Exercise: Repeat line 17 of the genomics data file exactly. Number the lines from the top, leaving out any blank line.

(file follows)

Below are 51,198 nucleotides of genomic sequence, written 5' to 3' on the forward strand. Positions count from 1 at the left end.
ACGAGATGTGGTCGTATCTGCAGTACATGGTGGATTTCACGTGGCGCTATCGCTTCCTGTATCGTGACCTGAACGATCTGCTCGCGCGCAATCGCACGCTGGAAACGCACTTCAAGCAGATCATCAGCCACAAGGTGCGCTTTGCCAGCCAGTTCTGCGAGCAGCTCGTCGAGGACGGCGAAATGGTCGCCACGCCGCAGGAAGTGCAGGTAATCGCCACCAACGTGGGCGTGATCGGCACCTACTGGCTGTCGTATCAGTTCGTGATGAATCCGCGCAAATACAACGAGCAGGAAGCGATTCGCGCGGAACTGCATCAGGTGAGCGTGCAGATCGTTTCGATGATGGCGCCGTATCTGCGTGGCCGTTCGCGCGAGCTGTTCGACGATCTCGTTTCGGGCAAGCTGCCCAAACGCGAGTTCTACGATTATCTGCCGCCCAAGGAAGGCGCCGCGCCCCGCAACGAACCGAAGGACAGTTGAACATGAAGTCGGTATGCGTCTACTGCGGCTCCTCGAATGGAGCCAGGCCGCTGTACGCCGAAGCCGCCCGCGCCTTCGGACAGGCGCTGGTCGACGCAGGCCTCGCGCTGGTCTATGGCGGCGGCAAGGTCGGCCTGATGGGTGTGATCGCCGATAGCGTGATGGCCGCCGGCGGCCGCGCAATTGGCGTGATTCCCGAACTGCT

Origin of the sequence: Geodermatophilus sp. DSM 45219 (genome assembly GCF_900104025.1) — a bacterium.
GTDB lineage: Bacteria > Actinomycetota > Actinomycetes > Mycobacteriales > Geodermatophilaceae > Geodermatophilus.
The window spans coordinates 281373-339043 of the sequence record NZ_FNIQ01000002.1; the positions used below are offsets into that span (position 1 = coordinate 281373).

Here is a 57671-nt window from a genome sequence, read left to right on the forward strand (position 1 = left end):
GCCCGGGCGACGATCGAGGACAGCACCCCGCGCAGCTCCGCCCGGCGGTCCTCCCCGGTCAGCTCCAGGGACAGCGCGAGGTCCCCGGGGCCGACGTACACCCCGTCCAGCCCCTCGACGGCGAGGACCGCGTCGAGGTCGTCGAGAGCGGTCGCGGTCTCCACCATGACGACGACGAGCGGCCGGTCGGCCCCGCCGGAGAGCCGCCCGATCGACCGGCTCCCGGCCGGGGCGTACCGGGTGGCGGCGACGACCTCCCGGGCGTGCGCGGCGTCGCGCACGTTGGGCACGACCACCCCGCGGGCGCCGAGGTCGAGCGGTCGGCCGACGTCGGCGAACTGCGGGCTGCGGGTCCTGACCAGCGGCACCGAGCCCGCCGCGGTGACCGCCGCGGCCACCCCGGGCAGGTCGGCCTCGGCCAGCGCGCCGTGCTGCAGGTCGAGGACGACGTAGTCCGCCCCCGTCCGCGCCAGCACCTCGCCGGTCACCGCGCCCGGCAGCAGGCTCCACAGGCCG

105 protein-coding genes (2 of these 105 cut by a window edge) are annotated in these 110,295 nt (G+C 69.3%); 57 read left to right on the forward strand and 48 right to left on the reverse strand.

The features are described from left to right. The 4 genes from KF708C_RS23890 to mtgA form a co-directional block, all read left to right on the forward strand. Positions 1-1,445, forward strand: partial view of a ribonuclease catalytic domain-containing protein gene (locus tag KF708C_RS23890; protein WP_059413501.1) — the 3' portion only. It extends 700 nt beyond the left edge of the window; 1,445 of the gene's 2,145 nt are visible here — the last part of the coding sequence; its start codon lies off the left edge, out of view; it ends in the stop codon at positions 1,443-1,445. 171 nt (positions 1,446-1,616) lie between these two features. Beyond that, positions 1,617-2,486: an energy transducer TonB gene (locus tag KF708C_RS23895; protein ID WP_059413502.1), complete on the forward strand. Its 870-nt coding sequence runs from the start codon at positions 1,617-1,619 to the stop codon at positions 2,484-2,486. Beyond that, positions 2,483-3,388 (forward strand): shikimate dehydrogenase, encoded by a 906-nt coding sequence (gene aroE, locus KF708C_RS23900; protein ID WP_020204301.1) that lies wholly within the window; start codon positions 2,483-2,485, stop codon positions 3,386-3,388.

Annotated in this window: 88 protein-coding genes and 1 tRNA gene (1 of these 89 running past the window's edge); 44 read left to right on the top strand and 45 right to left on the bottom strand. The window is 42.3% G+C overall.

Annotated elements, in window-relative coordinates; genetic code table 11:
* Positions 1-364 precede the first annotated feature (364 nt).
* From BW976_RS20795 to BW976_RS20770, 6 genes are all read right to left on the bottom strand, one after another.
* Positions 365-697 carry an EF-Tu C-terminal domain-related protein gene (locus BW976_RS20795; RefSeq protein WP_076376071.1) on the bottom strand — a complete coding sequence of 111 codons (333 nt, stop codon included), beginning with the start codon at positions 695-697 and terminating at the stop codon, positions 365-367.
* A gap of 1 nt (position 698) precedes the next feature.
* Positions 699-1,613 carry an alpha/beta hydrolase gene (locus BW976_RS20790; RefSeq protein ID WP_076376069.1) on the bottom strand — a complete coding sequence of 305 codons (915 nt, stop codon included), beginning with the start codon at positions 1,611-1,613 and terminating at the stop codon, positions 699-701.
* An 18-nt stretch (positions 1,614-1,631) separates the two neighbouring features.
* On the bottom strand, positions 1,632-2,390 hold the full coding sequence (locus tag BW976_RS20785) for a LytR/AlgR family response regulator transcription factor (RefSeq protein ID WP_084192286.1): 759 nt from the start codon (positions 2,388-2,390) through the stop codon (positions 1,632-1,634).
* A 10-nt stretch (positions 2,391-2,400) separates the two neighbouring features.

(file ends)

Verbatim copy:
* An 18-nt stretch (positions 1,614-1,631) separates the two neighbouring features.